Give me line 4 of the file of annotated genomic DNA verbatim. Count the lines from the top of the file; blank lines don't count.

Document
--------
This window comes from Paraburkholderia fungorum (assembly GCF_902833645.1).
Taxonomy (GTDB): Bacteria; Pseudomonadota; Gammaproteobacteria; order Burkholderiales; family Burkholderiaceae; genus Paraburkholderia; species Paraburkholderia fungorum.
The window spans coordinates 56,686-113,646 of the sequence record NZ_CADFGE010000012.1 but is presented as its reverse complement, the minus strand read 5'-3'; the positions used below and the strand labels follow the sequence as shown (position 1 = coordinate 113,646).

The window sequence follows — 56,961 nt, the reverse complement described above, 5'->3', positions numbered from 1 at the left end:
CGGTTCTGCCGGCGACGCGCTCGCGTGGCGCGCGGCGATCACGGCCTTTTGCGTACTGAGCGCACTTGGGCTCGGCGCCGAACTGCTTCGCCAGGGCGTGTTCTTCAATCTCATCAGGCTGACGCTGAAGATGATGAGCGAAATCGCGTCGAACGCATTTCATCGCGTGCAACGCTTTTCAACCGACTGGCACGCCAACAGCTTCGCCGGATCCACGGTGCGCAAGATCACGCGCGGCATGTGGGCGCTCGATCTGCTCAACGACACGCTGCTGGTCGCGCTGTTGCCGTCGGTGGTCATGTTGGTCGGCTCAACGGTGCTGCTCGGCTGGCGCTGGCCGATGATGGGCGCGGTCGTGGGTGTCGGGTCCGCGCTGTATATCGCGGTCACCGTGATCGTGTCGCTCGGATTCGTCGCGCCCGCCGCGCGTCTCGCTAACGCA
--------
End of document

The window sequence follows — 56,961 nt, the reverse complement described above, 5'->3', positions numbered from 1 at the left end: